Sure, meat and dairy and produce items have been getting a lot more expensive at the grocery store. But have you seen the prices of your favorite chips and cookies lately?

According to the U.S. Bureau of Labor Statistics’ latest Consumer Price Index released this morning, grocery prices rose 13.1% over the past year, the largest annual increase in more than 43 years. The market research company Numerator’s own calculations found an even higher rate of grocery inflation, a record 15.4%.

And the inflation rate for snack foods is even higher. Numerator found that snack prices are up 19%, nearly doubling the category’s inflation rate at the beginning of the year and almost four times higher than it was this time last year. At 18.1%, beverages is the only other category that’s higher than the overall grocery inflation rate. Meat and produce prices are still up, but not as much as they have been.

So with snack prices rising faster than any other grocery category, surely shoppers looking to save money are cutting back? Well, not really.

When asked whether they plan to cut back on certain expenses, or stop buying certain items in response to rising prices, nearly half of survey respondents told Numerator they’re eating out less. About four out of five are cutting back on discretionary items like travel, electronics and clothing. But less than a third are willing to cut back or give up on snacks and candy, no matter the price.

And sales figures from a number of snack makers bear that out.

“In snacks, I think consumers are voting with their money,” PepsiCo CEO Ramon Laguarta told investors last month. Despite price increases across its portfolio of snack brands like Lay’s, Doritos and Cheetos, PepsiCo said its customers don’t seem to be cutting back.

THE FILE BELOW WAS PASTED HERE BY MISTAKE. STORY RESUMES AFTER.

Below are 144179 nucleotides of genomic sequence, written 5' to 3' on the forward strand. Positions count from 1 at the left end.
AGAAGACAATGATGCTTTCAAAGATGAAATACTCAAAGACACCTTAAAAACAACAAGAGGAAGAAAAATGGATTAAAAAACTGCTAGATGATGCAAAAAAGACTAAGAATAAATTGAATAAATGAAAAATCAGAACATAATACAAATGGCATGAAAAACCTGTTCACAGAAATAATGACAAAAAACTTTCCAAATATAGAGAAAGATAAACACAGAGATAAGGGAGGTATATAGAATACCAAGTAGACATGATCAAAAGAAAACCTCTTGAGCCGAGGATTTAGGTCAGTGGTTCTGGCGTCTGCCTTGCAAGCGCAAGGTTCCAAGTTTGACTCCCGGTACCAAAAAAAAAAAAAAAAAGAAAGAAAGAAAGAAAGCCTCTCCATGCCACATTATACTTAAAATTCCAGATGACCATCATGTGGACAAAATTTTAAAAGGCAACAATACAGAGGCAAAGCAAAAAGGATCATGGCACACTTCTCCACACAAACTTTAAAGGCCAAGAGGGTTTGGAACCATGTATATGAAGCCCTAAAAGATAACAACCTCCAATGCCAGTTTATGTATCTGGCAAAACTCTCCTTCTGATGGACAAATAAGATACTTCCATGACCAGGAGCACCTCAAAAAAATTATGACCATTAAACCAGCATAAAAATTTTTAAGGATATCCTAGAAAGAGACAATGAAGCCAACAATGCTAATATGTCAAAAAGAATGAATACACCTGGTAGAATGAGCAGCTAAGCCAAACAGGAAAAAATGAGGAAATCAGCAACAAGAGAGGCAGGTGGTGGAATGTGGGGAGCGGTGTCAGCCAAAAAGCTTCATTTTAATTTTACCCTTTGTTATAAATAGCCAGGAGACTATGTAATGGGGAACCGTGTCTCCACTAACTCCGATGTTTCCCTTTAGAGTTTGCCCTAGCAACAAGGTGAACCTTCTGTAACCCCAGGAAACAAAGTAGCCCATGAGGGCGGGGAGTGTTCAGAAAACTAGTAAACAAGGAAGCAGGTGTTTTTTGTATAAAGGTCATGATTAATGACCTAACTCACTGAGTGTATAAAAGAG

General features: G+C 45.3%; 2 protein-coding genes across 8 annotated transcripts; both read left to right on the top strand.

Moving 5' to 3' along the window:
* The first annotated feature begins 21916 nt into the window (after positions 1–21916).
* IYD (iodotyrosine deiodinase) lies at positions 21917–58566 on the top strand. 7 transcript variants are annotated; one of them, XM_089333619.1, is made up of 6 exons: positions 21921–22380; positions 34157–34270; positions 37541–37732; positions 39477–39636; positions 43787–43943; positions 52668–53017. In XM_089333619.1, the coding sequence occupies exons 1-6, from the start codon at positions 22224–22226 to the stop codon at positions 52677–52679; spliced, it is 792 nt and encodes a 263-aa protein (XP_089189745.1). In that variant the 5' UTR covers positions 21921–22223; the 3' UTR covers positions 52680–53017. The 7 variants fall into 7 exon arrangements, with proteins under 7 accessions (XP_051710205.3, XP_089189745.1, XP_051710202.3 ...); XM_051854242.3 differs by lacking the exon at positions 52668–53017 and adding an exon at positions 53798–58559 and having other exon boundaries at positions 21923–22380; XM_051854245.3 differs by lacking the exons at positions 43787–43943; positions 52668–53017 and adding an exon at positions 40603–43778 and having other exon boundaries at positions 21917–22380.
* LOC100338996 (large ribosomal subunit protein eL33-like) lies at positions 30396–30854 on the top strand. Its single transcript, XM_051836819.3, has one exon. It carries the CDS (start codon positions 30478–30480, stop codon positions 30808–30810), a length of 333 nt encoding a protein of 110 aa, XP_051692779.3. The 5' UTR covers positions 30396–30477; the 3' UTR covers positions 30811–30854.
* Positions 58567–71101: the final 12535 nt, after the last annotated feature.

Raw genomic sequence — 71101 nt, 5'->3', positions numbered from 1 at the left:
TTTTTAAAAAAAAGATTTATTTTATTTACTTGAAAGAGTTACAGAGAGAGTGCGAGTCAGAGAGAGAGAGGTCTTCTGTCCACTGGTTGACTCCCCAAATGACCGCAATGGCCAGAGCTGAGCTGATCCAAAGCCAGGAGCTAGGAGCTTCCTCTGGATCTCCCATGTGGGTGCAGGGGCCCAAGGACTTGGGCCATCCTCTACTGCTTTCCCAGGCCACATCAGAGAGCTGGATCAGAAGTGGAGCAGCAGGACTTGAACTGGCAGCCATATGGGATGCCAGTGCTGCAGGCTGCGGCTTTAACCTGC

“Historically, as a company, we’ve done pretty well during times like these,” J&J Snack Foods CEO Daniel Fachner agreed. “We have great products that are kind of a snack and a treat and a reward that people will still buy during recessionary periods,” he told investors last week.


In some cases, strong snack sales could indicate that some shoppers are using snacks to replace meals, or as an alternative to picking up restaurant food to-go. “Our annual state of snacking survey shows that consumers increasingly prefer snacking over traditional meals,” Mondelez CEO Dirk Van de Put explained recently. “We expect the consumer to consume more at home and be more selective in the brands they buy.”

That said, some people still just want to treat themselves. While many shoppers “express growing frustration with rising prices for a broad range of goods and services,” Van de Put said, “they continue to perceive chocolate and (cookies) as affordable indulgences and an important pick-me-up.”

Snack food doesn’t necessarily mean junk food, though. When asked back in May what kind of foods they regularly snack on, 70% told the retail data analytics company 84.51° that they choose fruit. 62% went for decidedly less-healthy potato chips, while 60% opted for cheese snacks.

And PepsiCo has found that shoppers’ desire to eat healthier can also be good for business. “Portion control is huge,” Pepsi’s Laguarta said. “We’re seeing, in snacks, huge growth on small format multipacks.” And when you check the price-per-ounce, those little single-serve 100-calorie bags are a lot more expensive than buying a big bag and portioning it out yourself.

In that report from May, 84.51° found that more than half of shoppers have noticed price increases in snacks and candy. And two-thirds claimed they’d cut back on snacks and candy “if money was tight.”

“But crunching the sales numbers reveals a sweeter story,” the report concluded. “Sales have risen 9% to date 2022 vs. 2021, across a wide variety of popular snacks.”

“Consumers would cut, let’s say, beverages before they cut snacks,” Hostess CEO Andrew Callahan said last week, as he reported soaring sales of everything from Twinkies to Voortman Cookies.

So if you’re looking for a little pick-me-up, be sure to check the price tag before that box or bag of snacks ends up in your shopping cart. With grocery inflation showing no sign of easing, fewer purchases of potato chips and Twinkies could end up slimming down more than just your grocery bill.

Image source: Phillip Pessar

Leave a Reply

Your email address will not be published. Required fields are marked *


Privacy Policy
Disclosure Policy